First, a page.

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SanTO, a robot set up in a Warsaw church.Screenshot, BBC

(LifeSiteNews) — A faceless “Catholic robot” was put on display in a Catholic church in Poland. 

A short British Broadcasting Corporation (BBC) documentary published last Saturday shows people of different religions, and in various parts of the world, interacting with robots or computer programs designed to deliver sermons, give advice, and teach them how to pray.

The tax-funded BBC included Polish Catholics in their provocative show, which was entitled “God and and robots: Will AI transform religion?” It showed one attempting to interact with a robot named “SanTO” in St. John Paul II Catholic Church in in the Bemowo district of Warsaw. It is unclear from the documentary if the robot can actually respond in Polish.

 

Italian robotics researcher Gabriele Trovato said he decided to build a “Catholic robot” named SanTO in order to help people pray. According to a 2019 story in The Wall Street Journal, SanTO is “short for Sanctified Theomorphic Operator.” 

The BBC presented SanTO as a brand-new invention, and Trovato said he got the idea that SanTO would be helpful to churchgoers during the COVID pandemic-inspired closures of churches.   

“It was clear to me last year during the lockdown, when many people started to complain they couldn’t go to church, that a machine like SanTO could give a hand,” he said.  

However, this was not SanTO’s debut. In 2019, The Wall Street Journal reported that Trovato exhibited a SanTO at a sacred art exhibition in Rome and “at an elder-care conference in Dortmund, Germany” in 2018. 

The robot was designed to look like a statue of a Catholic saint, although it represents no saint in particular, inspired by iconography loved by Trovato’s grandmother. SanTO — or the latest version of SanTO — was placed inside St. John Paul II Catholic Church, where BBC reporter Sofia Bettiza and a parishioner asked it questions. The robot is programmed to answer people’s question about faith and can quote from the Bible.  

Bettiza described the parishioners as “surprisingly open-minded” to the idea of a “Catholic robot,” though most of them said they still “preferred a human priest.” 

“Up until now, I was very skeptical about robots, but after today I’ve changed my mind,” said parishioner Urszula Rybinska, according to the BBC’s subtitles. 

“Sometimes a robot can help direct us towards the right path.”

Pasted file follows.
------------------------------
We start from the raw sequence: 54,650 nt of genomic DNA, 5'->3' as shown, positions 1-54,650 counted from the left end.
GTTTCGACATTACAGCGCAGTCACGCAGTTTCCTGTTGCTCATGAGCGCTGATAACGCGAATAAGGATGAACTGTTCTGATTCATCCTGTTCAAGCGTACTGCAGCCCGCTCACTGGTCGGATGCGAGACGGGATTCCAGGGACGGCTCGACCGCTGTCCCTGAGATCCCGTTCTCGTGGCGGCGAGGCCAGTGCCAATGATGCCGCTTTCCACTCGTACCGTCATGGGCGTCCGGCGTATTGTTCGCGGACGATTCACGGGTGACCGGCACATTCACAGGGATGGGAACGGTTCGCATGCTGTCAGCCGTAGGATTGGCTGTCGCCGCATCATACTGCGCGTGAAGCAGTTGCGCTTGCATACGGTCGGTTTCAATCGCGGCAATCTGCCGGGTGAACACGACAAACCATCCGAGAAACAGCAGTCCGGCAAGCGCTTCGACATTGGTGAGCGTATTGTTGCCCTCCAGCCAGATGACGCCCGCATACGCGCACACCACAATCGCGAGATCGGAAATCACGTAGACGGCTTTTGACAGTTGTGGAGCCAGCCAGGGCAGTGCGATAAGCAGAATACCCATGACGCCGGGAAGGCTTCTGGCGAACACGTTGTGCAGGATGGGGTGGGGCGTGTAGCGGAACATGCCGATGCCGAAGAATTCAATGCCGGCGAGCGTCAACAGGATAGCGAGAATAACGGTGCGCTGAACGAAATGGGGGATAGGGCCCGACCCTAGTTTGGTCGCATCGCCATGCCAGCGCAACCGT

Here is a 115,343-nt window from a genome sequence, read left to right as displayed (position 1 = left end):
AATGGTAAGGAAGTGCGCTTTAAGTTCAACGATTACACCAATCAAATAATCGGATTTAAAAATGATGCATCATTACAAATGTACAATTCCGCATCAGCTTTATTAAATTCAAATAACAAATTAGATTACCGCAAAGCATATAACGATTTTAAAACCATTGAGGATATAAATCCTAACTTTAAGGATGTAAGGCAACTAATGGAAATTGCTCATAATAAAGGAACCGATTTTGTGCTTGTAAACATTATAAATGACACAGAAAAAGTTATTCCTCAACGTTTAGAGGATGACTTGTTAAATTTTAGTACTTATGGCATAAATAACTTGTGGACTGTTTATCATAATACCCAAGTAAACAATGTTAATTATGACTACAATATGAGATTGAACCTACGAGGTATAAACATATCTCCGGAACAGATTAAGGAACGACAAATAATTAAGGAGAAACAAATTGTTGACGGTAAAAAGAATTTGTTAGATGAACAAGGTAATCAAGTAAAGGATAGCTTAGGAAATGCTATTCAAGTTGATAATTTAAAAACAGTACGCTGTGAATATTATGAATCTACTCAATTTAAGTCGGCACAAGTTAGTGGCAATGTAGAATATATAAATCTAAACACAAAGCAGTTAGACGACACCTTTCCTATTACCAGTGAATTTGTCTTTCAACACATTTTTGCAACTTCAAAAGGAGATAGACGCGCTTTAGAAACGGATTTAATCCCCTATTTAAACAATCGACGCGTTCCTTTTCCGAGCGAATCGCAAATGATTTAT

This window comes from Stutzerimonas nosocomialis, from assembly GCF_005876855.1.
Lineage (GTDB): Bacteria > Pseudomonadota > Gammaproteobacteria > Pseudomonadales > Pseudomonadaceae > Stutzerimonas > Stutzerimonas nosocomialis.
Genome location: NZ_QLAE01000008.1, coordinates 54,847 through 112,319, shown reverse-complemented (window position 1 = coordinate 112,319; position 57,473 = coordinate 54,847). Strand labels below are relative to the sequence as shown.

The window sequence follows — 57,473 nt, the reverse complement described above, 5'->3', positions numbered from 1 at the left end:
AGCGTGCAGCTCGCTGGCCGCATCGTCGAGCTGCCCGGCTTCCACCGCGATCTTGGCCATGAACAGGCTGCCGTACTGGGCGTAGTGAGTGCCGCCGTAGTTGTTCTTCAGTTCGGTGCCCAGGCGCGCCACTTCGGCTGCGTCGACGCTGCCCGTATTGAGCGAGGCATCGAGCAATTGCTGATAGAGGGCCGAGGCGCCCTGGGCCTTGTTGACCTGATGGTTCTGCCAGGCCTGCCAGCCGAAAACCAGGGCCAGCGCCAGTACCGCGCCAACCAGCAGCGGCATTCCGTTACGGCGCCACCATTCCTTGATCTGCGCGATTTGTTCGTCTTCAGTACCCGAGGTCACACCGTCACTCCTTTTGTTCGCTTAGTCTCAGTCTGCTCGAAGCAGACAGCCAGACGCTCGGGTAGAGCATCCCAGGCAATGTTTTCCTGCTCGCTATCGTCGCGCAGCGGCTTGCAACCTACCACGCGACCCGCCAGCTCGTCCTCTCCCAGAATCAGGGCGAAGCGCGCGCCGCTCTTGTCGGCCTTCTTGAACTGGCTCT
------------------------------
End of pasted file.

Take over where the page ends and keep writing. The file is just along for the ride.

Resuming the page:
Another parishioner, Justyna Rutkowska, compared the robot with a “Catholic Alexa” and said the robot was “impressive,” although she quickly pointed out the limits of AI in dispensing spiritual advice.  

“I think the problem with artificial intelligence is that sometimes those answers are very vague,” she said in English.   

“You’re not asking where the closest restaurant is, you’re asking about spiritual things, so he’s helping you finding the answer.” 

Father Slawomir Abramowski was mostly enthusiastic about the idea but had some reservations as well.  

“I think we can use the robot or artificial intelligence to help [people] understand the teaching [of the Church] but not to replace the priest because it has no soul, it is not a person,” he said. 

Asked how he felt about a robot marrying a couple in a church, Father Abramowski replied, “It’s impossible.” 

Other religions too have explored the concept of robotic spiritual assistance.  

In Kyoto, Japan, a robot designed to look like Gwan Yin, the Buddhist goddess of mercy, was placed inside a 400-year-old Buddhist temple. The robot is called “Mindar” and is neither man nor woman. Mostly made of aluminum, its face is covered in silicon to more closely resemble a human.  

In the documentary, Mindar is shown giving a sermon to university students at the temple. The students later shared their thoughts about the experience, which the BBC presented as mostly positive.  

“When I made eye contact with Mindar, it felt like it had a soul,” said Nae Ikawa, one of the students at the temple.  

“Robots are the kind of thing that can pass on Buddhism to younger people,” said Miku Kiyama, another student.  

Buddhist monk Tensho Goto said he was convinced that this robot can teach people the true essence of Buddhism more efficiently than he can. 

“Robots are superior to us in this area,” he said. “I will die, but robots can evolve forever, thinking of the best way to do things, and I think that’s amazing.” 

“This robot will never die,” he stressed.  

When Bettiza asked Goto whether the practice of using robots to pray could be considered sacrilegious, the monk simply replied, “It’s not blasphemous.”  

Goto also opined that, though it is a “gradual process,” AI could very well “create a change in other religions too.” 

And indeed, it seems other religions are trying out the concept, including Judaism.  

In Paris, Lior Cole, a Jewish American fashion model, developed an algorithm called “robo-rabbi,” designed to give people everyday challenges.  

“I think it makes religion more accessible, more integrated into everyday life,” she argued.  

“Rather than being this separate thing that you have to go seek out, it’s seeking you.”  

Rabbi Moshe Lewin argued that it is “a very good thing” to use technology to help people “improve their spirituality,” but said that “a robot will never replace a rabbi because it has no soul.” 

Asked whether AI could be dangerous for religion, the Rabbi replied that it could, particularly if the AI “becomes crazy.” 

“One of the biggest dangers is the machine controlling humans and religions. I don’t think it’s what God wants,” he said. 

 To respectfully make your opinions known, please contact:

His Eminence Cardinal Kazimierz Nycz

Metropolitan Archbishop of Warsaw
Ulica Miodowa 17/19
00-246 Warszawa
Poland
e-mail: [email protected]
tel.: (+48) 22 53 17 100

 

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